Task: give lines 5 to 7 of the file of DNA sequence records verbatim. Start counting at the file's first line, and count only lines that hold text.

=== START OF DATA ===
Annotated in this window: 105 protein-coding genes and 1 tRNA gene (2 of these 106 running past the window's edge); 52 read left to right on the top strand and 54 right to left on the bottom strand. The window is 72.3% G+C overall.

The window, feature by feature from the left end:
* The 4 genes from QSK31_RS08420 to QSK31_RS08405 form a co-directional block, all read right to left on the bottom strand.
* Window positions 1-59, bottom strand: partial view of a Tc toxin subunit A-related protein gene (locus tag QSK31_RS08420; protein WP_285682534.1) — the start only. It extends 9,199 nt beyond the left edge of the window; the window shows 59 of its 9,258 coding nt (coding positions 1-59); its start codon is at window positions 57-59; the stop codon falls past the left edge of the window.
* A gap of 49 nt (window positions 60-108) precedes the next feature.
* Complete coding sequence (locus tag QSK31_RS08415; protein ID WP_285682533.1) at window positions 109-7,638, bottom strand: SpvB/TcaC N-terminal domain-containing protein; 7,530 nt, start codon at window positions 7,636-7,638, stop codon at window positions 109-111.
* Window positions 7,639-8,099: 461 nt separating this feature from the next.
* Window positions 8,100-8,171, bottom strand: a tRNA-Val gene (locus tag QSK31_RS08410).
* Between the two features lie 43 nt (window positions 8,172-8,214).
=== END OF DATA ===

* A gap of 49 nt (window positions 60-108) precedes the next feature.
* Complete coding sequence (locus tag QSK31_RS08415; protein ID WP_285682533.1) at window positions 109-7,638, bottom strand: SpvB/TcaC N-terminal domain-containing protein; 7,530 nt, start codon at window positions 7,636-7,638, stop codon at window positions 109-111.
* Window positions 7,639-8,099: 461 nt separating this feature from the next.